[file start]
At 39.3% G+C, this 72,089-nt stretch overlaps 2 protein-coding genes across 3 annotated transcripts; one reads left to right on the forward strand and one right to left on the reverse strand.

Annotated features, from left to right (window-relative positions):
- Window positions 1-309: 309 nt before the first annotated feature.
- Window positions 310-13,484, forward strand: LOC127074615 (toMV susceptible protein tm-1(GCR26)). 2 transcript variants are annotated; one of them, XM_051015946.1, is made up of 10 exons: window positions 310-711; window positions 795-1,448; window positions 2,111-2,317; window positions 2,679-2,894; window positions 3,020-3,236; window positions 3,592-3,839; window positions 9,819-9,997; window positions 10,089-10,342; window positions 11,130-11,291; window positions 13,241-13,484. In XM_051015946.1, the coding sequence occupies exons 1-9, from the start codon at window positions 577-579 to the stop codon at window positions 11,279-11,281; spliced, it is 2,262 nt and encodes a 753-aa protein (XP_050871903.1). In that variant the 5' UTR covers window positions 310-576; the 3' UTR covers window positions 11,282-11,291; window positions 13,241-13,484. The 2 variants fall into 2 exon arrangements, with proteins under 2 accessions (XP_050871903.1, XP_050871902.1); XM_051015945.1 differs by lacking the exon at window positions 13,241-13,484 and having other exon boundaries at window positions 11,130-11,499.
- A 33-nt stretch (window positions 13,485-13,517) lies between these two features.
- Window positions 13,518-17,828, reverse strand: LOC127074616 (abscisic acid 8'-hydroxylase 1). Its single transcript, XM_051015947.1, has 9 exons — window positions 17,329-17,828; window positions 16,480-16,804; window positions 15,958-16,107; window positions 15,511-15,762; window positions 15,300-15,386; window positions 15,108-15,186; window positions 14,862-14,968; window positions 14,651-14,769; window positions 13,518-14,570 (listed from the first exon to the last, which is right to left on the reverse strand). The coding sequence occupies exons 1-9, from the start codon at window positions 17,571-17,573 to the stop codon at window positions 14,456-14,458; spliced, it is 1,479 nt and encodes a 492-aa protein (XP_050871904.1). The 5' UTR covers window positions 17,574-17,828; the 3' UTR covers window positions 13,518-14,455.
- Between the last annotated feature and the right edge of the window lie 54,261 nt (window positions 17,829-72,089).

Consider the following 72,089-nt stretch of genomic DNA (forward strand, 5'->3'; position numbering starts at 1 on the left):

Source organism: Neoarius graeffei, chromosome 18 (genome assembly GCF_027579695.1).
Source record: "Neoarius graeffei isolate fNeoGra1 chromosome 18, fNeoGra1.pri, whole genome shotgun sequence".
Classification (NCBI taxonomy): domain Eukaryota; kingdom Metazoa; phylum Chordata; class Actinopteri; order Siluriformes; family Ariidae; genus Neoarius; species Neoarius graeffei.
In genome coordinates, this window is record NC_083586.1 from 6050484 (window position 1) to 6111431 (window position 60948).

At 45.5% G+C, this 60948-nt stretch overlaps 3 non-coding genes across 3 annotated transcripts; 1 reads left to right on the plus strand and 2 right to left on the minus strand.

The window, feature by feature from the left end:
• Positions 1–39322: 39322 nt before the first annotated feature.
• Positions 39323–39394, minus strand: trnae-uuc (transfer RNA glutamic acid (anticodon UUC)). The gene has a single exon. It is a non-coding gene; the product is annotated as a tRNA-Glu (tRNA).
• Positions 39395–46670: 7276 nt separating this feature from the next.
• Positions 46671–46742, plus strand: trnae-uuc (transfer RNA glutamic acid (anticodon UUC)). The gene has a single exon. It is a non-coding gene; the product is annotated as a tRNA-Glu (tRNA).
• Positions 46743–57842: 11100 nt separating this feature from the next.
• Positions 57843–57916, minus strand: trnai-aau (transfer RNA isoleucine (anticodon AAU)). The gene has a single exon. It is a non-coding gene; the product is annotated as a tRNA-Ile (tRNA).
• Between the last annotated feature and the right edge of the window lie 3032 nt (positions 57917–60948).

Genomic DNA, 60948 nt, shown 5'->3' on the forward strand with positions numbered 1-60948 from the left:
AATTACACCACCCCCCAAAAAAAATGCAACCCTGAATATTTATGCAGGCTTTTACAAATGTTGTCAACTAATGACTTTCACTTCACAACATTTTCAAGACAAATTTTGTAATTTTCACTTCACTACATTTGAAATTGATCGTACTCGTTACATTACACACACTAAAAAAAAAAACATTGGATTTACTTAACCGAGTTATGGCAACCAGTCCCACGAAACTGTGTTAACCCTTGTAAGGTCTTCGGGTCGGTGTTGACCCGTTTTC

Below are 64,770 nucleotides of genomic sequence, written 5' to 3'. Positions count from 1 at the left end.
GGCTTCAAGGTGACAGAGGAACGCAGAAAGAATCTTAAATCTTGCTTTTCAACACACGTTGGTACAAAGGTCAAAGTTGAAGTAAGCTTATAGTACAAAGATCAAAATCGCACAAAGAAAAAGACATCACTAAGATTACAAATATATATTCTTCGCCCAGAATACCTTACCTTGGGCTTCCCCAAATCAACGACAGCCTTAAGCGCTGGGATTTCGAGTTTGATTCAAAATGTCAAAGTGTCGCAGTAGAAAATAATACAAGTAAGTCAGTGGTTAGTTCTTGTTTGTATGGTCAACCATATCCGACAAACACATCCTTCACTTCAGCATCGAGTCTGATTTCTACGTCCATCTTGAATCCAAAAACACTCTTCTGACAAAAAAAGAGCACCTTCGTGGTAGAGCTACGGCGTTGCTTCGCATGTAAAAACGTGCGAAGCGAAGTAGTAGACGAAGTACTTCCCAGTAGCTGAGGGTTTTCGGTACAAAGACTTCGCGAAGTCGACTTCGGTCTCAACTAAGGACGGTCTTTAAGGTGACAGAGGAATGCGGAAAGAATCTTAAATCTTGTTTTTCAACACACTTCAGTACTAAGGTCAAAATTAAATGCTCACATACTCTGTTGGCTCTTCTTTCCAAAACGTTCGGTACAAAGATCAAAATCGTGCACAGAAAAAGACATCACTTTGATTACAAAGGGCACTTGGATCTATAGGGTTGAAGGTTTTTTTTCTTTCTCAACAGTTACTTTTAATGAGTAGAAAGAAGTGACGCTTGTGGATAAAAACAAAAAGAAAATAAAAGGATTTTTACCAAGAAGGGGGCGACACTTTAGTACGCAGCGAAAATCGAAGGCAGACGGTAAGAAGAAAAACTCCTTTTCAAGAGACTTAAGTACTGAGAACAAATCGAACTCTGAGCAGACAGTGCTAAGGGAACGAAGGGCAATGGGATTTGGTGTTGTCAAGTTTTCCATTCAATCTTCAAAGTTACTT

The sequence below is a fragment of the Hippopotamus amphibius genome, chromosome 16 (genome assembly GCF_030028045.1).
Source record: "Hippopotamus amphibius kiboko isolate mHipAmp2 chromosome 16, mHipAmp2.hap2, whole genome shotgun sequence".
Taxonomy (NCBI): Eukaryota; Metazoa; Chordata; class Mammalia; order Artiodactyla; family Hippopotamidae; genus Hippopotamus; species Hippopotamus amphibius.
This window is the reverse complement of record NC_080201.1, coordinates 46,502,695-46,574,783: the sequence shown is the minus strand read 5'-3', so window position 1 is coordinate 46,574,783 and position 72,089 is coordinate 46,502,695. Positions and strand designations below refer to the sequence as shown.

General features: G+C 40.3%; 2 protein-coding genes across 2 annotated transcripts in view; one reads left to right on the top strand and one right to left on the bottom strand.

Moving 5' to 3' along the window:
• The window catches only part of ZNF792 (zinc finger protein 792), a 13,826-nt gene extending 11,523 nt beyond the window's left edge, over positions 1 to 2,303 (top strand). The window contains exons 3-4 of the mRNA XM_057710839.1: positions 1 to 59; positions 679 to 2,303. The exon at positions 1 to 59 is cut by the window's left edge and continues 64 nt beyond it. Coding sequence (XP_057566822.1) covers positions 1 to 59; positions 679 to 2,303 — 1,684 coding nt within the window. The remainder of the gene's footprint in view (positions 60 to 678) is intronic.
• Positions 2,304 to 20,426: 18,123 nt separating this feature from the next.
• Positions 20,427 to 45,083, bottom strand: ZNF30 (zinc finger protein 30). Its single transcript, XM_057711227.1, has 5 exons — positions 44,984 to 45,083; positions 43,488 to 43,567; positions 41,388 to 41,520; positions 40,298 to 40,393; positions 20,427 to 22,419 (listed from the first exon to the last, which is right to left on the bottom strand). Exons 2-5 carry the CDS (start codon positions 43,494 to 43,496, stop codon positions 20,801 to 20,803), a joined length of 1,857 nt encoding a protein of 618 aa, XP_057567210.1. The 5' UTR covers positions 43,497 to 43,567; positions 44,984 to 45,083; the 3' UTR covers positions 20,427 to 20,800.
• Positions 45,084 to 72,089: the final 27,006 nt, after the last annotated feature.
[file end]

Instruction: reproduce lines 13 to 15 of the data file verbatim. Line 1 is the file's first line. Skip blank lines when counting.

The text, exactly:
At 45.5% G+C, this 60948-nt stretch overlaps 3 non-coding genes across 3 annotated transcripts; 1 reads left to right on the plus strand and 2 right to left on the minus strand.

The window, feature by feature from the left end:
• Positions 1–39322: 39322 nt before the first annotated feature.